Telling, irrespective of the intention, often has the counter-intuitive impact on engagement and therefore slowing attempts at boosting productivity. Asking builds engagement because asking invites participation.
Coaching has a long history, which can be traced back to Socrates, who believed that individuals learn best when they have ownership of a situation and take some form of personal responsibility for the outcome.
It’s like being in a hailstorm versus a summer shower. A hail storm damages a lot of things but also leaves lasting dents. A summer shower however invites you to play in the puddles, gives life to the garden, can cool a hot day…
Renee was trying to engage her team in a new process to improve customer outcomes and build more capability across the team. The overall goal of the project was fantastic, the team even agreed it was a great idea, but no one put their hand up to do the work.
Once Renee had given the context, including how they had presented their prepared action plan for implementation of the project, I set the challenge of asking her: “Who had input into the project scope, desired outcome and creating the plan?” Renee’s reply was that she had done it all. She was proud, and rightly so, for doing all the ground work. She had obviously put a lot of time and effort in to get to this point. Getting the project to move forward through her team however was looking impossible.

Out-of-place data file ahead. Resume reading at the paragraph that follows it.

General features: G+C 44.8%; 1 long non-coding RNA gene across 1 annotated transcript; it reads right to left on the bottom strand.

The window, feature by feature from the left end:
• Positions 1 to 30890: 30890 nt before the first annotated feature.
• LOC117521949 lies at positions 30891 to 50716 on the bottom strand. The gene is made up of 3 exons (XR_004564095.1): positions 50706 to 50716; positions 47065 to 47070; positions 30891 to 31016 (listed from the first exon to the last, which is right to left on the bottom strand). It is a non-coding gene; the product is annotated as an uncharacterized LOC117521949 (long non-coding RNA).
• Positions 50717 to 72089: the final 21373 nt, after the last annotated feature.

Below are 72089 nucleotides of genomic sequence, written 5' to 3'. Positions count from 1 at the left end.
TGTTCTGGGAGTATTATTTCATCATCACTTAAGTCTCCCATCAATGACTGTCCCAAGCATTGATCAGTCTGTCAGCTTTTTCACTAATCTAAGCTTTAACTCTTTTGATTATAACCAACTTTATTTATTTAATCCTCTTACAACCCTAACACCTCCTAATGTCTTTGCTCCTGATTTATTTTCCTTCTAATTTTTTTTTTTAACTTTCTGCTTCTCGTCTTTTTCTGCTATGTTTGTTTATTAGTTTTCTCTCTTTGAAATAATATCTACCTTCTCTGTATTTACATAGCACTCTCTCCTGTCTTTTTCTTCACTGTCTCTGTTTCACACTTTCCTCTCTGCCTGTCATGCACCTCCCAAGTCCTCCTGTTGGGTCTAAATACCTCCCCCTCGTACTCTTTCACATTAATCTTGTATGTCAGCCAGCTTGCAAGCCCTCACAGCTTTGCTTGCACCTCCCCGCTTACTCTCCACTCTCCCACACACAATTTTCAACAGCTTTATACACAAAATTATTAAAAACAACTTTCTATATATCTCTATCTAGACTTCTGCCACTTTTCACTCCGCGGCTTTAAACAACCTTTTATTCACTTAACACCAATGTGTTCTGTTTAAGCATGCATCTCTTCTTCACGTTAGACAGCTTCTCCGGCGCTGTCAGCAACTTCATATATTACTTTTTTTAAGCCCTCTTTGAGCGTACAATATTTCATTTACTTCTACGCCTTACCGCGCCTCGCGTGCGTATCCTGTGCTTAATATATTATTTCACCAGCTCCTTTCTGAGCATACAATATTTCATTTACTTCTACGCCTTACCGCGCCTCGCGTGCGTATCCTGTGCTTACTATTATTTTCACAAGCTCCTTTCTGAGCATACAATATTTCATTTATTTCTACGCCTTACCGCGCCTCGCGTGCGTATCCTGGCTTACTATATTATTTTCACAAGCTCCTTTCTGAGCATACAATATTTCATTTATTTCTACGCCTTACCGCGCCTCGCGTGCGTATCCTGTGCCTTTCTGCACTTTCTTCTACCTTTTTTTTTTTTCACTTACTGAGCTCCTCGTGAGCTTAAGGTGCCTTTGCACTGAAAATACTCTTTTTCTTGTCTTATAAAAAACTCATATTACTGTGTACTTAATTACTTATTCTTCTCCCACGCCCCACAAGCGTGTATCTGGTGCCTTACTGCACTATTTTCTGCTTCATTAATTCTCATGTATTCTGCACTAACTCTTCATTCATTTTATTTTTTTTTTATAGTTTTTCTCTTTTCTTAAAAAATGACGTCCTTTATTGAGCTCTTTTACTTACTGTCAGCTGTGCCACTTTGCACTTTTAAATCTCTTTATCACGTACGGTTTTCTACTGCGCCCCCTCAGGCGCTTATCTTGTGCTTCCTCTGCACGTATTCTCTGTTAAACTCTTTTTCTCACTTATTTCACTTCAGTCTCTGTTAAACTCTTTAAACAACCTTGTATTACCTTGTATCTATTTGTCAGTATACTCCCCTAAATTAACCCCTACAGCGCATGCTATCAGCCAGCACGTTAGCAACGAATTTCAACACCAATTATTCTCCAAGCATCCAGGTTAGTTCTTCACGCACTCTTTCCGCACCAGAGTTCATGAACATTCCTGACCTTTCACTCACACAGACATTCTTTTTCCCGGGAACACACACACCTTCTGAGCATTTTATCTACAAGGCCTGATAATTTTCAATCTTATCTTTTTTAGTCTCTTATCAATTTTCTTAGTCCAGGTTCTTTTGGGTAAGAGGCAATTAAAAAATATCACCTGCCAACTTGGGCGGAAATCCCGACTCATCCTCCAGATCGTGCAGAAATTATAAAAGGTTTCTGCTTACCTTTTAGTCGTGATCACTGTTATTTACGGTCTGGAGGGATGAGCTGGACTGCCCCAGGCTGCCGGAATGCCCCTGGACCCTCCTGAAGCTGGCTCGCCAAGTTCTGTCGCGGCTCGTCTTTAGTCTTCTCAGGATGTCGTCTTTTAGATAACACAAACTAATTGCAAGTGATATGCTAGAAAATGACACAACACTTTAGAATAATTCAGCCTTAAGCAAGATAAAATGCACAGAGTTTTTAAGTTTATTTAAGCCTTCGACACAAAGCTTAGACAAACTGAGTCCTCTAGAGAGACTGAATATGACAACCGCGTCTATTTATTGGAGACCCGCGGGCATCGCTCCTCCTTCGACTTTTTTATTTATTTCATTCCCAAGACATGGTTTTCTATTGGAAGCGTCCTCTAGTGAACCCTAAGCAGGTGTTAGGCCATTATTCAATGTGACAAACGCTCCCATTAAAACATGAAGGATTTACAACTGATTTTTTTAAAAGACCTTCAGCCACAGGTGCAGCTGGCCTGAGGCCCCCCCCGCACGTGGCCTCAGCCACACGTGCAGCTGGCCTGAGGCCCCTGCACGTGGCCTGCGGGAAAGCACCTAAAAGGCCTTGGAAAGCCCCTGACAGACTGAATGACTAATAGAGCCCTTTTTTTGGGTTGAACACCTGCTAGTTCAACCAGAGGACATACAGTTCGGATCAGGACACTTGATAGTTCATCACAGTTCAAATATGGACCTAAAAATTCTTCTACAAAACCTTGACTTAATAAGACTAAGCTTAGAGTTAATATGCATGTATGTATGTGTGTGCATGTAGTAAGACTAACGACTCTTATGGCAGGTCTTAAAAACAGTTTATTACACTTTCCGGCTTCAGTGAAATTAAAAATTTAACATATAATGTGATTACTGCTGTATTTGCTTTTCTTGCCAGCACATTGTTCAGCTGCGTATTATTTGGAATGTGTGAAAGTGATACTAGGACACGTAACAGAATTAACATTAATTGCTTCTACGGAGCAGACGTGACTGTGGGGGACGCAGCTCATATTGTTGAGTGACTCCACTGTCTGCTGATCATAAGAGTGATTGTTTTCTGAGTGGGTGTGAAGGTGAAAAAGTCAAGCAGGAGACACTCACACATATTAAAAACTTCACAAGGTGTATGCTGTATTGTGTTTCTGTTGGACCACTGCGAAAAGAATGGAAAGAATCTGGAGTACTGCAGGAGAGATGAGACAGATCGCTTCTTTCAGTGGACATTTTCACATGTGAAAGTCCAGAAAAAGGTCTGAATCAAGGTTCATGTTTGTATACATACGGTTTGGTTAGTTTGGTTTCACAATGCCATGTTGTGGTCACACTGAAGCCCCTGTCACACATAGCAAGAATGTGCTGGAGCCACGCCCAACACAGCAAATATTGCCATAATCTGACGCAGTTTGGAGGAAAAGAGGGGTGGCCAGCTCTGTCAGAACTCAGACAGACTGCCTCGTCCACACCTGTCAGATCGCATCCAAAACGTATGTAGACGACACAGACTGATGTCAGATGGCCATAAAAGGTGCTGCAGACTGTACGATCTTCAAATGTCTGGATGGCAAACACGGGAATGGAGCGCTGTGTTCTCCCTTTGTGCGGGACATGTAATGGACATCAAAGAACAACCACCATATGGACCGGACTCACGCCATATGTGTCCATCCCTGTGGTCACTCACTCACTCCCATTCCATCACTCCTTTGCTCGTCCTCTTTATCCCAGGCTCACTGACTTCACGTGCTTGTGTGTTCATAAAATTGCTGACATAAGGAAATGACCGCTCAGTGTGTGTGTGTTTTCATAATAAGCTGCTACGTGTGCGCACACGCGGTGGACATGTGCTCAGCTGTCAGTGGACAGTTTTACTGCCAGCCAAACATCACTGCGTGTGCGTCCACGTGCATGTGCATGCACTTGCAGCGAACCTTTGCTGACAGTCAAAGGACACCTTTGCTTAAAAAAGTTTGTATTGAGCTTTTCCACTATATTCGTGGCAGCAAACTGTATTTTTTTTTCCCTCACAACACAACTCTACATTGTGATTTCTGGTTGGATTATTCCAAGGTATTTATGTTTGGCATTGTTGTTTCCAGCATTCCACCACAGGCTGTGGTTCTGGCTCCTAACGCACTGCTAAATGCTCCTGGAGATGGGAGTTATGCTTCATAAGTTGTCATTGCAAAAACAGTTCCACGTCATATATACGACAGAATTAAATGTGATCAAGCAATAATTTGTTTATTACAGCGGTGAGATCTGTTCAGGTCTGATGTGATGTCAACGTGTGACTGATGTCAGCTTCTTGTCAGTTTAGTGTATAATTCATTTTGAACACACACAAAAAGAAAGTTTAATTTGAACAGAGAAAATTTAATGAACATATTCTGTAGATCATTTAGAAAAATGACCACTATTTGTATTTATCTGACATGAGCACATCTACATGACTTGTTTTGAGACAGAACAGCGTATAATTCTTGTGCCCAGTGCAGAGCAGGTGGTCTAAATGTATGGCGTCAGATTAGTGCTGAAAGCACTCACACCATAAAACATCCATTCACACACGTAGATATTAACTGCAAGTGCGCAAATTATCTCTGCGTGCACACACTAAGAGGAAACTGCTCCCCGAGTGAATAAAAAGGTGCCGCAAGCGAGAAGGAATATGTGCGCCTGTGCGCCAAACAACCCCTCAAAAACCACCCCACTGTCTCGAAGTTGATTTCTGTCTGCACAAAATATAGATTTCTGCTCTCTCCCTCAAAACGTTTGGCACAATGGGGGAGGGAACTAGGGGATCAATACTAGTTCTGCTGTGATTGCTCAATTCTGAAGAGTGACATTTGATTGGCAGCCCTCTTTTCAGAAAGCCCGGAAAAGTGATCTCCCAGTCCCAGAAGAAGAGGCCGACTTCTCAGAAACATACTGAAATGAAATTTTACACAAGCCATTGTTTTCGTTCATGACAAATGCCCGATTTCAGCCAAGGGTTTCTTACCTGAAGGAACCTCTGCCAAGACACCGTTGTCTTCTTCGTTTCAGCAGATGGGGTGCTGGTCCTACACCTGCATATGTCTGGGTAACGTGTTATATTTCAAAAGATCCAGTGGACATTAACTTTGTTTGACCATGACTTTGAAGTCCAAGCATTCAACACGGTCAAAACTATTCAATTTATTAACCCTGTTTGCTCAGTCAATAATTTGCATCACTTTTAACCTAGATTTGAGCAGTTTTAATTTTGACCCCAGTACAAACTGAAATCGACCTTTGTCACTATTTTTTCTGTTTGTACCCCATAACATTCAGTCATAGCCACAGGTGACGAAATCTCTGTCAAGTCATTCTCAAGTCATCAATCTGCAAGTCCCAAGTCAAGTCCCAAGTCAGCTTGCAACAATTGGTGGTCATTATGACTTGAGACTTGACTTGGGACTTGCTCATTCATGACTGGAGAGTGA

Getting Renee to realise that what she had done was inadvertently excluded everyone from the opportunity to input, strategise and therefore have ownership. While her intention was to save the team time and effort by preparing all the plans, no one had any ownership.
A lot of time has been wasted because Renee really needed to walk the project back to get the team on board. It was a valuable lesson for Renee because not only did she see telling was repelling, once the team were on board with the project they had made significant suggestions to the implementation that returned even greater outcomes.
If getting the team on board with a project has been near impossible for you, ask yourself how early or how late have you invited them in to take part, help and have ownership? Getting the team involved early is the key, letting them contribute is the next key step if you want them more productive.
I’d love to know your thoughts…